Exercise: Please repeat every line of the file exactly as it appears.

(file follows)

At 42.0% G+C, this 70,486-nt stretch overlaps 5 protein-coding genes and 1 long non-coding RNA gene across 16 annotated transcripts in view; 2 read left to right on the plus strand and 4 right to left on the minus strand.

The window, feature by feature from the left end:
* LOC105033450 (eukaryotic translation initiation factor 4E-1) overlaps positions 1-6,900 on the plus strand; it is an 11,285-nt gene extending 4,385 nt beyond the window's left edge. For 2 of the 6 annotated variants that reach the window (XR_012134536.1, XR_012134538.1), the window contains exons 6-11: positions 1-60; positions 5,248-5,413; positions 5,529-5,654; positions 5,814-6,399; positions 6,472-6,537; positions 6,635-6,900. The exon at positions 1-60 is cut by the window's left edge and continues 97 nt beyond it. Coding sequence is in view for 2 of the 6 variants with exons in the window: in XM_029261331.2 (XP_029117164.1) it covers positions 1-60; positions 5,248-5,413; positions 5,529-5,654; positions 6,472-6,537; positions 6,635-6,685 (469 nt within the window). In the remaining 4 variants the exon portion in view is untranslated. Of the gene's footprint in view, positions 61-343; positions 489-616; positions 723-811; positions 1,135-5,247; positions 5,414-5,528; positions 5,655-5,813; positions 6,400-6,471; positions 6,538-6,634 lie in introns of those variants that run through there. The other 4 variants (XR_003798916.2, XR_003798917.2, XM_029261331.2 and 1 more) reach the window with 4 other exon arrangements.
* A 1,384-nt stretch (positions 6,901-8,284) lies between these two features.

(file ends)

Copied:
At 42.0% G+C, this 70,486-nt stretch overlaps 5 protein-coding genes and 1 long non-coding RNA gene across 16 annotated transcripts in view; 2 read left to right on the plus strand and 4 right to left on the minus strand.

The window, feature by feature from the left end:
* LOC105033450 (eukaryotic translation initiation factor 4E-1) overlaps positions 1-6,900 on the plus strand; it is an 11,285-nt gene extending 4,385 nt beyond the window's left edge. For 2 of the 6 annotated variants that reach the window (XR_012134536.1, XR_012134538.1), the window contains exons 6-11: positions 1-60; positions 5,248-5,413; positions 5,529-5,654; positions 5,814-6,399; positions 6,472-6,537; positions 6,635-6,900. The exon at positions 1-60 is cut by the window's left edge and continues 97 nt beyond it. Coding sequence is in view for 2 of the 6 variants with exons in the window: in XM_029261331.2 (XP_029117164.1) it covers positions 1-60; positions 5,248-5,413; positions 5,529-5,654; positions 6,472-6,537; positions 6,635-6,685 (469 nt within the window). In the remaining 4 variants the exon portion in view is untranslated. Of the gene's footprint in view, positions 61-343; positions 489-616; positions 723-811; positions 1,135-5,247; positions 5,414-5,528; positions 5,655-5,813; positions 6,400-6,471; positions 6,538-6,634 lie in introns of those variants that run through there. The other 4 variants (XR_003798916.2, XR_003798917.2, XM_029261331.2 and 1 more) reach the window with 4 other exon arrangements.
* A 1,384-nt stretch (positions 6,901-8,284) lies between these two features.